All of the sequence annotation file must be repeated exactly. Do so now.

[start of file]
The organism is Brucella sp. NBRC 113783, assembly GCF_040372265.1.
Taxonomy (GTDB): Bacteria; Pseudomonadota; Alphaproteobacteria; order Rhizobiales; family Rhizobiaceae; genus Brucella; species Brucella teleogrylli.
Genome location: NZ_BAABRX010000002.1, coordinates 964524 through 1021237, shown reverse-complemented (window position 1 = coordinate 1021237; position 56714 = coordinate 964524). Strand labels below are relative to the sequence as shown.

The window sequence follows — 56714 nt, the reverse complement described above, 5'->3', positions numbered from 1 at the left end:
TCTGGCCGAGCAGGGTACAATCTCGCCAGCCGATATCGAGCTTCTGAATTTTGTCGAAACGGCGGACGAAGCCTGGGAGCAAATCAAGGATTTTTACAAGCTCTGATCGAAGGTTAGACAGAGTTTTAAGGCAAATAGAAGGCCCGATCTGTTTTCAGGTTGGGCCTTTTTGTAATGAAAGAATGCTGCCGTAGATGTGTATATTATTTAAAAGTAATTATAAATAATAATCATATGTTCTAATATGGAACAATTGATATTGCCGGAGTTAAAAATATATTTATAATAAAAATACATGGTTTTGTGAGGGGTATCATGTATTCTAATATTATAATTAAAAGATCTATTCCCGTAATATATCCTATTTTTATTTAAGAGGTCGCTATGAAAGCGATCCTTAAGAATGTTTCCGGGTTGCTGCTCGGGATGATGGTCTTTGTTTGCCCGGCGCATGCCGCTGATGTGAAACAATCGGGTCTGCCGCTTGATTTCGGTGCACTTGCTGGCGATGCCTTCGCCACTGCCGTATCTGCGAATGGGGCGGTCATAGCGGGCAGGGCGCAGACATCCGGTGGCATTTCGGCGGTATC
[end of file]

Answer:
The organism is Brucella sp. NBRC 113783, assembly GCF_040372265.1.
Taxonomy (GTDB): Bacteria; Pseudomonadota; Alphaproteobacteria; order Rhizobiales; family Rhizobiaceae; genus Brucella; species Brucella teleogrylli.
Genome location: NZ_BAABRX010000002.1, coordinates 964524 through 1021237, shown reverse-complemented (window position 1 = coordinate 1021237; position 56714 = coordinate 964524). Strand labels below are relative to the sequence as shown.

The window sequence follows — 56714 nt, the reverse complement described above, 5'->3', positions numbered from 1 at the left end:
TCTGGCCGAGCAGGGTACAATCTCGCCAGCCGATATCGAGCTTCTGAATTTTGTCGAAACGGCGGACGAAGCCTGGGAGCAAATCAAGGATTTTTACAAGCTCTGATCGAAGGTTAGACAGAGTTTTAAGGCAAATAGAAGGCCCGATCTGTTTTCAGGTTGGGCCTTTTTGTAATGAAAGAATGCTGCCGTAGATGTGTATATTATTTAAAAGTAATTATAAATAATAATCATATGTTCTAATATGGAACAATTGATATTGCCGGAGTTAAAAATATATTTATAATAAAAATACATGGTTTTGTGAGGGGTATCATGTATTCTAATATTATAATTAAAAGATCTATTCCCGTAATATATCCTATTTTTATTTAAGAGGTCGCTATGAAAGCGATCCTTAAGAATGTTTCCGGGTTGCTGCTCGGGATGATGGTCTTTGTTTGCCCGGCGCATGCCGCTGATGTGAAACAATCGGGTCTGCCGCTTGATTTCGGTGCACTTGCTGGCGATGCCTTCGCCACTGCCGTATCTGCGAATGGGGCGGTCATAGCGGGCAGGGCGCAGACATCCGGTGGCATTTCGGCGGTATC